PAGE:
C: Alleluia! Alleluia! Alleluia! These words are written that we may believe that Jesus is
the Christ, the Son of God. Alleluia! Alleluia! Alleluia!
GOSPEL LESSON – Matthew 9:35-10:8
Jesus sends His disciples to share the message of healing and freedom in the Kingdom of God.
Jesus went through all the towns and villages, teaching in their synagogues, preaching the good news of the kingdom and healing every disease and sickness. When he saw the crowds, he had compassion on them, because they were harassed and helpless, like sheep without a shepherd. Then he said to his disciples, “The harvest is plentiful but the workers are few. Ask the Lord of the harvest, therefore, to send out workers into his harvest field.” He called his twelve disciples to him and gave them authority to drive out evil spirits and to heal every disease and sickness. These are the names of the twelve apostles: first, Simon (who is called Peter) and his brother Andrew; James son of Zebedee, and his brother John; Philip and Bartholomew; Thomas and Matthew the tax collector; James son of Alphaeus, and Thaddaeus; Simon the Zealot and Judas Iscariot, who betrayed him. These twelve Jesus sent out with the following instructions: “Do not go among the Gentiles or enter any town of the Samaritans. Go rather to the lost sheep of Israel. As you go, preach this message: ‘The kingdom of heaven is near.’ Heal the sick, raise the dead, cleanse those who have leprosy, drive out demons. Freely you have received, freely give.” (NIV1984)
C: Praise be to you, O Christ!
SERMON The Confidence of the Christian Faith!
Dear brothers and sisters in Christ,
Confidence. According to Webster’s dictionary confidence means: “1. Firm belief; trust; reliance 2. The fact of being or feeling certain; assurance.” Confidence is something that can wax and wane inside of us depending on the circumstances we find ourselves in. When your child or your grandchild comes running across the room calling your name are you confident of the love that exists between you? Absolutely! Now that the Shelter-in-Place order is being relaxed somewhat are you confident about going to see a movie anytime soon? Maybe— and maybe not! When you get in your car and turn the key are you confident that your engine will start? Sure you are— unless you’ve been having car troubles. Then you might say a short prayer before you turn the key.
Confidence is indeed something that can wax and wane inside of us depending on the circumstances we find ourselves in. There are certain circumstances— and certain people— that literally fill us with confidence. At the same time, I am sure that we can all look back over the course of our life and remember certain circumstances or picture certain people who for one reason or another did not fill us with a great deal of confidence.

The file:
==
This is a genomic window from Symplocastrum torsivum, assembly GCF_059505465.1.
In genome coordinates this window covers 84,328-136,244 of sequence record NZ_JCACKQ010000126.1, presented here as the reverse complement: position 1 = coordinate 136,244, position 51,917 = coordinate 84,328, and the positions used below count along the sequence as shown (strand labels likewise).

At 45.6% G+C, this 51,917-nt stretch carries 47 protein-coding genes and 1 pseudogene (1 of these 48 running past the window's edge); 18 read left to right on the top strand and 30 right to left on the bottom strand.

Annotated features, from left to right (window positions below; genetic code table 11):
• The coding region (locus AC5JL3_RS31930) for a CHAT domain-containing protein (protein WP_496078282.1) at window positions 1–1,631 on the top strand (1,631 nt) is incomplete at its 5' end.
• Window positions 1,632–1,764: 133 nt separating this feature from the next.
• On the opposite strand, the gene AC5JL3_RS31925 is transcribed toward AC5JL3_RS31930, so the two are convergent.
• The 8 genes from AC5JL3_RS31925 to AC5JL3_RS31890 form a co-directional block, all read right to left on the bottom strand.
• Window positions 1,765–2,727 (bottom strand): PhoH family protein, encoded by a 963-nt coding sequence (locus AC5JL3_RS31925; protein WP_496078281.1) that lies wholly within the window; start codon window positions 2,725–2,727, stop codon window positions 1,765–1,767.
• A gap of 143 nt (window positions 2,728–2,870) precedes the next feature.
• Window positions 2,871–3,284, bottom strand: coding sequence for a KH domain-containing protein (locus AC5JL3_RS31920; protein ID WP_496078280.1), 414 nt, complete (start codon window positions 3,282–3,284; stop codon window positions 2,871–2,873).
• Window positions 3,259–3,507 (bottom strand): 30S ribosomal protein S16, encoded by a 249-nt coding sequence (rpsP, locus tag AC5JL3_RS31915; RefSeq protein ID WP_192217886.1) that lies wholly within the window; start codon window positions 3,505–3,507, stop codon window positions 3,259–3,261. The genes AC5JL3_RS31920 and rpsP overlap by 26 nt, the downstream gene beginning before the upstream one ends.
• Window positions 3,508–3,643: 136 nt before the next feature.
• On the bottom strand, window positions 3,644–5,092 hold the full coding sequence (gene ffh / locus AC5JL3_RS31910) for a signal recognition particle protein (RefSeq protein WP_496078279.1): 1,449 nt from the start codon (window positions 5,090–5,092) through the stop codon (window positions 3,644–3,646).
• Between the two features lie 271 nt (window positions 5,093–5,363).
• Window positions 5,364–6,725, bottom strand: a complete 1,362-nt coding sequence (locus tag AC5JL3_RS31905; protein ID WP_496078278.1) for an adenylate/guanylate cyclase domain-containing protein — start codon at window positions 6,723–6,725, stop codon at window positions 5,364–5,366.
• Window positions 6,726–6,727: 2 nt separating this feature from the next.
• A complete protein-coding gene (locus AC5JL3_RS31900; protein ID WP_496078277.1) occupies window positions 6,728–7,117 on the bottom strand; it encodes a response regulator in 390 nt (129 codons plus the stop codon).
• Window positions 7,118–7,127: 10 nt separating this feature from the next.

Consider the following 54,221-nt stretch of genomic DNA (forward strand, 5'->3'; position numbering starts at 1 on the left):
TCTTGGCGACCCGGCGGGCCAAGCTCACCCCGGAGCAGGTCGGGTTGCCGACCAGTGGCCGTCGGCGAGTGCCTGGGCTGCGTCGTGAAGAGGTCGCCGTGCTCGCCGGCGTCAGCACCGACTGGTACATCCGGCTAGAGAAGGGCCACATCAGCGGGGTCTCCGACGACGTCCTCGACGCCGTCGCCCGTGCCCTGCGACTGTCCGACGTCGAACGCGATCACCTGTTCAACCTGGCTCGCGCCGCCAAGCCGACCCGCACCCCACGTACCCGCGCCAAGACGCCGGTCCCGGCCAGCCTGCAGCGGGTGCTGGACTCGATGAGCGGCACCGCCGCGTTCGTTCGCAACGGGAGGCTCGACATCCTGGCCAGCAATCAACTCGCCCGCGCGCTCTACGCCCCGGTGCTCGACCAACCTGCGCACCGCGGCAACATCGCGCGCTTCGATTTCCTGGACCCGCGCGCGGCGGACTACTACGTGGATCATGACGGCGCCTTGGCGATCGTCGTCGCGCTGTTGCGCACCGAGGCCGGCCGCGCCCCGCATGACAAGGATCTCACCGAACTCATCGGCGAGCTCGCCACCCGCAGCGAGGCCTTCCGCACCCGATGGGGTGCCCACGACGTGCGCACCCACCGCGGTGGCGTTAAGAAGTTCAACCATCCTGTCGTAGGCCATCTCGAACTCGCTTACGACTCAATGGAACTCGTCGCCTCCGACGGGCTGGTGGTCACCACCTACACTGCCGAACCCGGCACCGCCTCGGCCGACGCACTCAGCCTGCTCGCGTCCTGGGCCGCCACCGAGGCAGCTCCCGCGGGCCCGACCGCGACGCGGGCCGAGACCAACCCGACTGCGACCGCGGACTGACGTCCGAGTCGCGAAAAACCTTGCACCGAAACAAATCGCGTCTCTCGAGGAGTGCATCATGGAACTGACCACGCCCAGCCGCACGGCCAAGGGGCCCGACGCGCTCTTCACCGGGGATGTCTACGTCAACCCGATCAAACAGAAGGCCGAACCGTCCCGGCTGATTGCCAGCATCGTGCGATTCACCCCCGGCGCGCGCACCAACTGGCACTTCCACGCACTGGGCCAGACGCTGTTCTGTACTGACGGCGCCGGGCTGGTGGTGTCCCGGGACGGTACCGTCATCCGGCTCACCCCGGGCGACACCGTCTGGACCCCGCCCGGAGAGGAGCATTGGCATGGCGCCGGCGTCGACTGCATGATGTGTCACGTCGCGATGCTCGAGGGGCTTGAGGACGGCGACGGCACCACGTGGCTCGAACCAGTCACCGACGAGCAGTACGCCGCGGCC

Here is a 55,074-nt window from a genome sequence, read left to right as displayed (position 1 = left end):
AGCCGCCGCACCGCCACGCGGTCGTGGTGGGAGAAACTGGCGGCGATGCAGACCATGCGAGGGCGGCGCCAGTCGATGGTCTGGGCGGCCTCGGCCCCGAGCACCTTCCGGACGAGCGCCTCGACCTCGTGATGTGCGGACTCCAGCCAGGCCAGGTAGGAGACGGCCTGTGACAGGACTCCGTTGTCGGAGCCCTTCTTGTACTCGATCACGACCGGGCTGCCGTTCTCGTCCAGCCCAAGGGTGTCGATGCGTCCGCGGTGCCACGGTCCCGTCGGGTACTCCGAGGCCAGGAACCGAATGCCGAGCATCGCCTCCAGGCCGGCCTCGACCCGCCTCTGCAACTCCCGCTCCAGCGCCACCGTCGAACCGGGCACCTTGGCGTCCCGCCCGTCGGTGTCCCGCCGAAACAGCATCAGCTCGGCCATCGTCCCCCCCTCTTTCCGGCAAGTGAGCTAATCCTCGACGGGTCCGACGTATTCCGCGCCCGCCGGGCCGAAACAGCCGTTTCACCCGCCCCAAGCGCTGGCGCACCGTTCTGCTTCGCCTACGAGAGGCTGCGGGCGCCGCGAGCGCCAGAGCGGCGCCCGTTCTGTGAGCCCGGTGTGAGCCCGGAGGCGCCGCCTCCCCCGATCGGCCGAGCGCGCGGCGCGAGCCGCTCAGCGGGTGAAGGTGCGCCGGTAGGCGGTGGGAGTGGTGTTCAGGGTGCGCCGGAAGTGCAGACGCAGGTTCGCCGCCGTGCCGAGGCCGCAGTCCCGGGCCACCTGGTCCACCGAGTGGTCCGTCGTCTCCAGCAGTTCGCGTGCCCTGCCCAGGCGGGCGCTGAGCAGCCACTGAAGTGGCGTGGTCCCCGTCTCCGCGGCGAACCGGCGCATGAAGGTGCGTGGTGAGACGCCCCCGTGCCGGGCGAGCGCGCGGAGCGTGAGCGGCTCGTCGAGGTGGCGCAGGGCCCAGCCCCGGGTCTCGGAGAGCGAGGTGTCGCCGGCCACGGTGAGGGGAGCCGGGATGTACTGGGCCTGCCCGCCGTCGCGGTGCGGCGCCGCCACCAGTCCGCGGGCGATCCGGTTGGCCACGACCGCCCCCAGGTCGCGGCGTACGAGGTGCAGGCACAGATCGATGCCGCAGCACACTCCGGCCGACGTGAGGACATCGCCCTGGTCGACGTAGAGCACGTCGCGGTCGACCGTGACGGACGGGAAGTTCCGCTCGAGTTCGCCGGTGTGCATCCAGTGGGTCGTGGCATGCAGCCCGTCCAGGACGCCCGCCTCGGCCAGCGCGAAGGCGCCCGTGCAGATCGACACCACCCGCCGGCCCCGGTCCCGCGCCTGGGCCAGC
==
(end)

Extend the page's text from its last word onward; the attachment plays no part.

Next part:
Because we have all experienced situations in our life when we felt very confident and since we all know people who may not fill us with a great deal of confidence let’s study this portion of holy Scripture under the theme: The Confidence of the Christian Faith. There are two things we want to see this morning. First of all, let’s see that the confidence of the Christian faith is based on the love of God. Then let’s see that the confidence of the Christian faith is based on the works of God.
Look at verse eight of our text. Paul proclaims, “But God demonstrates his own love for us in this: While we were still sinners, Christ died for us.” Notice, my friends, that the Bible does not debate the question of whether or not you and I are sinners. It is an absolute undeniable fact that we were conceived and born in sin. (See Psalm 51:5) Anyone who doubts that fact has never gone shopping with a two year old who decides to throw a temper tantrum in the middle of the mall and they have probably never attended a funeral for an infant. It is also an undeniable fact that whether in our hearts (See Matthew 5:28; Matthew 15:19-20) or in our minds (Romans 13:14; Mark 2:6-8; Ephesians 4:17-19) whether it is with our words or our actions (Exodus 20:1-17; James 3:1-12) we sin against the Lord God Almighty each and every day. Anyone who doubts that fact is either simply not being honest with themselves or they simply do not have any confidence in the holy Scriptures. Ultimately the undeniable proof that we are sinners, the undeniable proof that the Bible is correct is found in the fact that one day we will— die! As the Bible declares, “The wages of sin is death” (Romans 6:23a).